Since Machta and Hughes had shown empirically that oxygen levels were not going down, and that humans were in no immediate danger of running out of oxygen, one could easily interpret their results as a vindication for the more reticent posture advocated originally by Berkner and Marshall. Even so, Machta and Hughes’s findings were not inconsistent with the theory that free oxygen levels should decrease as fossil fuels were burned. In fact, researchers have since developed a more sensitive technique to measure oxygen levels out to the seventh significant figure, finding that atmospheric oxygen is indeed diminishing [32, 33].

LaMont Cole experienced a significant professional backlash for his decision to “go public” and stimulate public anxiety about oxygen depletion. In addition to being chastised by some geophysicists, Cole was denied the high honor of membership in the National Academy of Sciences, as was Barry Commoner, another prominent activist scientist. Philip Handler, the nutritionist and biochemist then serving as president of the NAS, emphasized the value of public reticence in explaining his decision: it “behooves a scientist to be even more sure of his facts when speaking before the public than before a scientific body” [34].

But what other standards of conduct could scientists have adopted, if not Berker and Marshall’s public reticence or Cole’s highly visible environmental advocacy? As with any worldly matter, how scientists choose to communicate in a political environment constitutes a vast grey area of possibility [35]. Climatologist Stephen Schneider framed the challenge as a “double ethical bind,” one wherein scientists consider how best to “balance between being effective and being honest” [36]. To manage this dilemma, scientists have chosen from an array of options: to publicly acknowledge their own ethical values; explicitly distinguish their political views from their technical evaluations; or try to advise in a manner that is both ethically informed and scientific while working within the system [37, 38].

While the landscape of environmental politics has shifted since the late 1960s, scientists still confront the challenges of public communication and political advocacy. Scientists’ concerns about being called alarmist have interacted with politics to shape climate change communication in influential ways. In the case of assessing the impacts of the melting of the West Antarctic Ice Sheet, for instance, scientific assessment reports have been biased toward cautious estimates rather than more severe potential effects. This bias toward “erring on the side of least drama” may make it difficult to recognize and respond when dramatic changes in natural phenomena actually do occur [39]. Other scholars have noted how efforts by fossil fuel interests to cast doubt upon climate science have created a tendency to over privilege uncertainty-based arguments even when scientists know these arguments are misleading [40]. Some scholars have even turned to science fiction to warn present generations of the far-reaching consequences of global warming, most visibly represented in a new literary subgenre: climate fiction [41, 42].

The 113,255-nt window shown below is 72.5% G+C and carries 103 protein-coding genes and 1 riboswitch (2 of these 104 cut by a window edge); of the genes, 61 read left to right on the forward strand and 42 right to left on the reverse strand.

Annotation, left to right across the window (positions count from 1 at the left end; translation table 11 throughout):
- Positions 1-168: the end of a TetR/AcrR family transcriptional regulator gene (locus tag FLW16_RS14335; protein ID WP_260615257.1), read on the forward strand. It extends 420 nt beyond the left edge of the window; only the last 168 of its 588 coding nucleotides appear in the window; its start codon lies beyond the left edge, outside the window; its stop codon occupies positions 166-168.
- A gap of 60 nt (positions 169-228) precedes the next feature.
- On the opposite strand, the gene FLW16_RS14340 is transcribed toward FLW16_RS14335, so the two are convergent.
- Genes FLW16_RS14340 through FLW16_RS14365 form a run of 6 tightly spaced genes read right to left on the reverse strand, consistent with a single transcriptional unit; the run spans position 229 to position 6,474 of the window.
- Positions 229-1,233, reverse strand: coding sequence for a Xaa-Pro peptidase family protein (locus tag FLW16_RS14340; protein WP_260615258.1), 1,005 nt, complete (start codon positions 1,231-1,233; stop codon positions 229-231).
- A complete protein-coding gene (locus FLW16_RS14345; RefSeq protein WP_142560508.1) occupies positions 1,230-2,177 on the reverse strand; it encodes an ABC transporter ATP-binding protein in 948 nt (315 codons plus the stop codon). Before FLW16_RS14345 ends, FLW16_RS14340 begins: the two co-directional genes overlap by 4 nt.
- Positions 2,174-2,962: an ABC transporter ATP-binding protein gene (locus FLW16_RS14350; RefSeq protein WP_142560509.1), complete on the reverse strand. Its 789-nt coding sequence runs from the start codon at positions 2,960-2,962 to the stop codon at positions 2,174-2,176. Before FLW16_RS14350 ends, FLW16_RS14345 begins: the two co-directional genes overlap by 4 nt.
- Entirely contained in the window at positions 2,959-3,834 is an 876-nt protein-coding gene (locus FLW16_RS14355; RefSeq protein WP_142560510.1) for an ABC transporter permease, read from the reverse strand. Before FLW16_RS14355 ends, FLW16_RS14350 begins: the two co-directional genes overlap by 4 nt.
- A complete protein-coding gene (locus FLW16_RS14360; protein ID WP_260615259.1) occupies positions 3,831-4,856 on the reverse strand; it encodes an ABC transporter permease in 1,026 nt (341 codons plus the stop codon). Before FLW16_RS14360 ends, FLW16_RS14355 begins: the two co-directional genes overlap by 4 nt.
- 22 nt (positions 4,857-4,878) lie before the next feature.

In terms of policy, there is ample evidence to suggest that inducing public alarm has inspired the creation of international treaties to monitor and regulate the influence of CFCs on the ozone layer, as well as the creation of accords to manage the risks of climate change. Indeed, important policy changes resulted from public anxiety about environmental degradation raised by stories including the oxygen deprivation crisis. Earth Day’s massive display of public activism helped to ensure that Congress and President Richard Nixon acted on environmental protection. Without the public pressure generated in part by emotional anxieties, Nixon probably would never have created the EPA or signed the Clean Air Act in 1970 and the Clean Water Act in 1972, thus establishing a new institutional stronghold for environmental science within the federal government [43]; nor would his and subsequent administrations have incorporated the risks of environmental change into international diplomacy [44]. These actions will save many lives in the decades to come—plant and animal as well as human.

CASE STUDY QUESTIONS

  1. What lessons do you think scientists today should take from the story of the oxygen depletion crisis?

  2. How is climate change comparable to the oxygen depletion crisis? In what ways is it different? Can this story help us to think about more wisely about other environmental crises?

  3. In what ways were Berkner and Marshall also being “activist scientists” as they initiated further research? How did the results of their activism differ from the activities of Cole?

  4. How do you think the magnitude of the potential crisis should affect a scientist’s decision about speaking out? Does a potential global catastrophe require more—or less—solid scientific proof than a smaller problem before going public?

  5. Do you think having specialized scientific skills imposes a different set of obligations upon a scientist, compared with other people? What kinds of responsibilities come with the power to measure?

AUTHOR CONTRIBUTIONS

This article was jointly written by the authors. Both authors drafted original text and made revisions throughout the case. The case emerges from the confluence of research conducted by both authors. Gabriel Henderson researched the oxygen depletion crisis as part of his dissertation on the politics of climate science between the 1960s and 1980s. Roger Turner’s research focuses on atmospheric science and scientific instrumentation during the twentieth century.

COMPETING INTERESTS

The authors have declared that no competing interests exist.

SUPPLEMENTARY MATERIAL

Teaching notes. Doc